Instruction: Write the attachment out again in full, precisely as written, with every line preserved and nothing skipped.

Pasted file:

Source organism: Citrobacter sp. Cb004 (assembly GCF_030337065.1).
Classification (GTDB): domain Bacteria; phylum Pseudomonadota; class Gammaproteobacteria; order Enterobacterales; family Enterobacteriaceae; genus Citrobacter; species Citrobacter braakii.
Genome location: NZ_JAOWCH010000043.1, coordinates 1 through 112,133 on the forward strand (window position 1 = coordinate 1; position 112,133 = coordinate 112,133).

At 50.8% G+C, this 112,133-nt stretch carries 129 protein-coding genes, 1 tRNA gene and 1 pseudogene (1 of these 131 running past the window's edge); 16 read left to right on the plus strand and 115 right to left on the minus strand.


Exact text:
Source organism: Citrobacter sp. Cb004 (assembly GCF_030337065.1).
Classification (GTDB): domain Bacteria; phylum Pseudomonadota; class Gammaproteobacteria; order Enterobacterales; family Enterobacteriaceae; genus Citrobacter; species Citrobacter braakii.
Genome location: NZ_JAOWCH010000043.1, coordinates 1 through 112,133 on the forward strand (window position 1 = coordinate 1; position 112,133 = coordinate 112,133).

At 50.8% G+C, this 112,133-nt stretch carries 129 protein-coding genes, 1 tRNA gene and 1 pseudogene (1 of these 131 running past the window's edge); 16 read left to right on the plus strand and 115 right to left on the minus strand.